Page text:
By Samuel Ingrey | 28 July 2015
Attackers are able to take over any device if they know phone number
"The scariest part is that a Stagefright attack does not require any action by the victim, meaning the flaw can be exploited remotely while a device owner is asleep." 
Joshua J. Drake, Zimperium zLabs
As of June 2015, 99% of Android users run version 2.2 or above  and Gartner’s analysis states over a billion Android devices shipped in 2014 alone .
A serious vulnerability has recently been discovered, by Joshua J. Drake Vice President of platform research and exploitation at Zimperium zLabs, in Android that could allow malware hidden inside a modified media file to be sent via MMS to your device knowing only your phone number. Typically, when the device receives the MMS containing the malware package it will automatically process the content of the file, infecting the device with no user interaction. The problem is both Google Messenger and the Hangouts application by default pre-process media content to make it available to the user very quickly; once infected the malware can then gain access to your camera, microphone and data, to name a few.
Right now I imagine that you’re asking the questions “am I vulnerable” and “what should I do”?
There are a number of measures that can be taken to minimise the risk of infection and detect the presence of malware that has already infected your device.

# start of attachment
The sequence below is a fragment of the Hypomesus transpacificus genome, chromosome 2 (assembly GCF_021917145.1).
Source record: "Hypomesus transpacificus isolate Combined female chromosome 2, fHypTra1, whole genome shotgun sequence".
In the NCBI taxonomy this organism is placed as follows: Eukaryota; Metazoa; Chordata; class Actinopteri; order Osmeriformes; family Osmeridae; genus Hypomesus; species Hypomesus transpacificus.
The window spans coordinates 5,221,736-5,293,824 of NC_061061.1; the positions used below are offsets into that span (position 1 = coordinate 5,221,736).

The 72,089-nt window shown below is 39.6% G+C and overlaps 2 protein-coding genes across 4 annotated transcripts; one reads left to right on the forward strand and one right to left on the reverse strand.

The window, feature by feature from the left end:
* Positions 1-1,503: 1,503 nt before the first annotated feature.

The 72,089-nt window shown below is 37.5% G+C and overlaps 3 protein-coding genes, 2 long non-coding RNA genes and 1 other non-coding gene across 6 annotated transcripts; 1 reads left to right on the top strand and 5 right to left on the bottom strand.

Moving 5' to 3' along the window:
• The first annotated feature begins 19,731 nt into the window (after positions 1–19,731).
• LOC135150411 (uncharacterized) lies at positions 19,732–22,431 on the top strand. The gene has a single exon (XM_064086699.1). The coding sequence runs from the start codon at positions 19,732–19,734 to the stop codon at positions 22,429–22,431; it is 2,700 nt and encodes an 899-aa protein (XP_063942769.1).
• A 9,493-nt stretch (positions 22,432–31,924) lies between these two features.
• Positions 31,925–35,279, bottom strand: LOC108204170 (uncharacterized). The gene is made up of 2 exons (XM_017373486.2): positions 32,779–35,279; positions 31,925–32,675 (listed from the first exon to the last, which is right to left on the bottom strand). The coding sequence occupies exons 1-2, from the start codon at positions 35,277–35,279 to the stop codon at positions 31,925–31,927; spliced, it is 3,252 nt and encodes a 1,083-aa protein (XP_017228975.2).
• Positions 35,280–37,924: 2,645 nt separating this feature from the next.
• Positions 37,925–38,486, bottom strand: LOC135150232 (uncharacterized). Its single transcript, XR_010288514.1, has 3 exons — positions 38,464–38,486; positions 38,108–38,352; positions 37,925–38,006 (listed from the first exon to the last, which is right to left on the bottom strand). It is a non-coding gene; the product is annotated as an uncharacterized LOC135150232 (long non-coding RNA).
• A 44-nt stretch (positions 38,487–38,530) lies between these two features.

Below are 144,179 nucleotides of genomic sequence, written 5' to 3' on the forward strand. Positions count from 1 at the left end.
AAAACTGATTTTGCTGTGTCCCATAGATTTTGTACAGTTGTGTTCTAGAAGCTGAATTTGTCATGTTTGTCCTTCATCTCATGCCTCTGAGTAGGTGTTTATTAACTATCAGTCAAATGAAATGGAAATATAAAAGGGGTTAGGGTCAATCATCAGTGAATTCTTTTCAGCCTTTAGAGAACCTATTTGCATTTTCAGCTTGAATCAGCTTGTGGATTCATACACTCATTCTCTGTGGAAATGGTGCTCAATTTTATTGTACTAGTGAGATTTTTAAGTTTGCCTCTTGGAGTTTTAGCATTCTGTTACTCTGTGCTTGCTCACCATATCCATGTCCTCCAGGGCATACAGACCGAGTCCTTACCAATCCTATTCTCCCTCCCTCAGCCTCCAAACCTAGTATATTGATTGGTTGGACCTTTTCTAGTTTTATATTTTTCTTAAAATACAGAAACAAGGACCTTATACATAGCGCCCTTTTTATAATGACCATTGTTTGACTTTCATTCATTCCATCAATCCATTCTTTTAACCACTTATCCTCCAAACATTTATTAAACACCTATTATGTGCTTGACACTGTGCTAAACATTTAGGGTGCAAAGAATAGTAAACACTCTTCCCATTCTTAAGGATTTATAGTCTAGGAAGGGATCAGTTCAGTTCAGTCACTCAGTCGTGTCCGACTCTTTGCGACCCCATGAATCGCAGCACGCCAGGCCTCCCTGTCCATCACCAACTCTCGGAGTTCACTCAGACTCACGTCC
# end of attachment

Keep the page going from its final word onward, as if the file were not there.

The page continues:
- You can disable MMS messages altogether.
- Recently released devices are likely to receive an OTA (Over The Air) update that fixes the problem, so keep an eye out for one.
- Set an alternative MMS application to be your default and be careful when viewing videos from unknown / untrusted senders. Some applications have the option to disable downloading of the message content by default; alternative applications include “Messaging” that is on the phone from the factory, or apps downloadable from Google Play store, e.g. Handcent Next SMS. It is possible to uninstall the Hangouts app completely.
- Prolonged use of the camera / microphone or other malware functions could have an adverse and noticeable effect on battery life and data usage, keep an eye on use.
Want to learn about the latest mobile application vulnerabilities and how to identify them?
Book your delegate place on: CMST Mobile Application Hacking: Hands-On